British police has said that they had charged seven people over a suspected hate-crime attack against a 17-year-old Kurdish-Iranian asylum seeker in London. Between 20 and 30 people were involved in the attack on the teenager while he was at a bus stop with two friends outside a pub in Croydon, south London, on Friday night. “It is understood that the suspects asked the victim where he was from and when they established that he was an asylum seeker, they chased him and launched a brutal attack,” police investigator Gary Castle said yesterday.
“He sustained serious head and facial injuries as a result of this attack, which included repeated blows to the head by a large group of attackers,” he said. Castle condemned violence against “those who have come to London to seek refuge and a place of safety.” Speaking at the scene yesterday, police detective Jane Corrigan said the teenager’s condition was not thought to be life-threatening.
“Thankfully we anticipate that he will recover from injuries but this horrific incident will no doubt have a lasting impact on him,” she said, appealing for witnesses to come forward.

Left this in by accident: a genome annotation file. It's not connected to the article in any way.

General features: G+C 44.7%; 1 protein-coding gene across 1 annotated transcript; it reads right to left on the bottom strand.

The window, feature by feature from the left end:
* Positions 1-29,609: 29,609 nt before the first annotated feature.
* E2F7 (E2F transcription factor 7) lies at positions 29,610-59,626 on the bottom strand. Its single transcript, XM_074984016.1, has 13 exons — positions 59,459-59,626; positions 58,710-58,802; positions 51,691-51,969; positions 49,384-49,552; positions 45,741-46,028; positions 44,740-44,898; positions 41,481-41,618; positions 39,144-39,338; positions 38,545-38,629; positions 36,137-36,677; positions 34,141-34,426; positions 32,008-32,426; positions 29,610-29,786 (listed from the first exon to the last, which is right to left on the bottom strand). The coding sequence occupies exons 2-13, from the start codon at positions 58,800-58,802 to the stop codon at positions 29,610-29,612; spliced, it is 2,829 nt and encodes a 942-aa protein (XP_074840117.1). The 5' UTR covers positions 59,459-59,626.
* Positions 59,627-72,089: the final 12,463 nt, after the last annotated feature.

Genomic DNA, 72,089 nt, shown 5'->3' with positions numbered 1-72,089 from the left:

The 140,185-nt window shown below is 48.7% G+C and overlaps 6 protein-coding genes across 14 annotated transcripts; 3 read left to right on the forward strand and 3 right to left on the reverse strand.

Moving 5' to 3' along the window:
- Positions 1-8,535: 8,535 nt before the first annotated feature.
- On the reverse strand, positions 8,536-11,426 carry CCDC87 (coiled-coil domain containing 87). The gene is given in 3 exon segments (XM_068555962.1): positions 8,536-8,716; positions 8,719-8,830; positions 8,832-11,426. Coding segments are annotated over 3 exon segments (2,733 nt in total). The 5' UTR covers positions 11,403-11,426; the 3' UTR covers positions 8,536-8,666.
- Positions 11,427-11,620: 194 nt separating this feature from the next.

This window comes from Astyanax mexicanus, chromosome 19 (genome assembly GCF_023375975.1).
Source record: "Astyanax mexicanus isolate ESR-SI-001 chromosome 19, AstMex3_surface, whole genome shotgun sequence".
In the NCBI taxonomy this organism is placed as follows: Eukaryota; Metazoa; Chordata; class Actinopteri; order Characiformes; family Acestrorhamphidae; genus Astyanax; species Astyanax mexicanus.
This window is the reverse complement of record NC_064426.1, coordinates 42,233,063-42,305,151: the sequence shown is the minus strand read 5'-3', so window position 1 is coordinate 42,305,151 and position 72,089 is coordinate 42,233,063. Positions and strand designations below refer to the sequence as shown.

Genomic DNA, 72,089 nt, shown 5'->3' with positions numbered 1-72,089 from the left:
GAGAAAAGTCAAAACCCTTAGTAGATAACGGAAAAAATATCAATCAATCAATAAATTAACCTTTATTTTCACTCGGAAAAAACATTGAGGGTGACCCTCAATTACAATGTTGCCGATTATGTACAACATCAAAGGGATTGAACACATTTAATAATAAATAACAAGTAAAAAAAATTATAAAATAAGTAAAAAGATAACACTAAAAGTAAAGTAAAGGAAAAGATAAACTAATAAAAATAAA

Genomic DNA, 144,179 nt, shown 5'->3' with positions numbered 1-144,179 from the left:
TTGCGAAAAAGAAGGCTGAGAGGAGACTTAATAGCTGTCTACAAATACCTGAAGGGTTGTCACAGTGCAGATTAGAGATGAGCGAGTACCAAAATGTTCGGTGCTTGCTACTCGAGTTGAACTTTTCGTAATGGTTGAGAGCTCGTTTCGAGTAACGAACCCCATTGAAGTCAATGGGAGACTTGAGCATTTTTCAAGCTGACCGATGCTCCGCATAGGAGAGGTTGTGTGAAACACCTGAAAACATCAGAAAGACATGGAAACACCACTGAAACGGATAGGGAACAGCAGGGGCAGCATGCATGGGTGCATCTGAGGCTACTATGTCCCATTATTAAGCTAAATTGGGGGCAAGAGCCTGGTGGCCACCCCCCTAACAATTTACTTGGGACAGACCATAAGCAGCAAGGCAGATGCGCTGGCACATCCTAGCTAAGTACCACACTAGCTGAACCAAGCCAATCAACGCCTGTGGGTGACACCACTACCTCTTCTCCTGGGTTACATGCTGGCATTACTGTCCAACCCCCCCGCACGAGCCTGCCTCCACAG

The seven people charged are aged 17 to 24 and live locally, while police anticipate making further arrests. A Croydon resident, 36-year-old Poshtivan Rahim, told the Guardian he had seen the victim in the area at least two or three times. “He had just come to the UK, it’s not even been a year, I believe. He was quiet, he used to take a stroll in this area and have tea,” Rahim told the newspaper. The attack has been widely condemned, with local MP Gavin Barwell describing the attackers as “scum”.
London Mayor Sadiq Khan said hate crime “has no place in London, Britain or anywhere else,” and the Refugee Council charity said it was “disgusted” by the attack. An online fundraising page set up to support the victim has so far raised more than £17,000 ($21,200, 19,900 euros). The Daily Mail tabloid called the assailants “SAVAGES” in a front-page headline and compared the attack to the racially motivated murder of Stephen Lawrence, a black teenager set upon by a gang of white youths in 1993 in another part of south London. There were more than 62,000 hate crimes recorded by police in England and Wales last year compared with some 52,500 the previous year — an increase of nearly a fifth.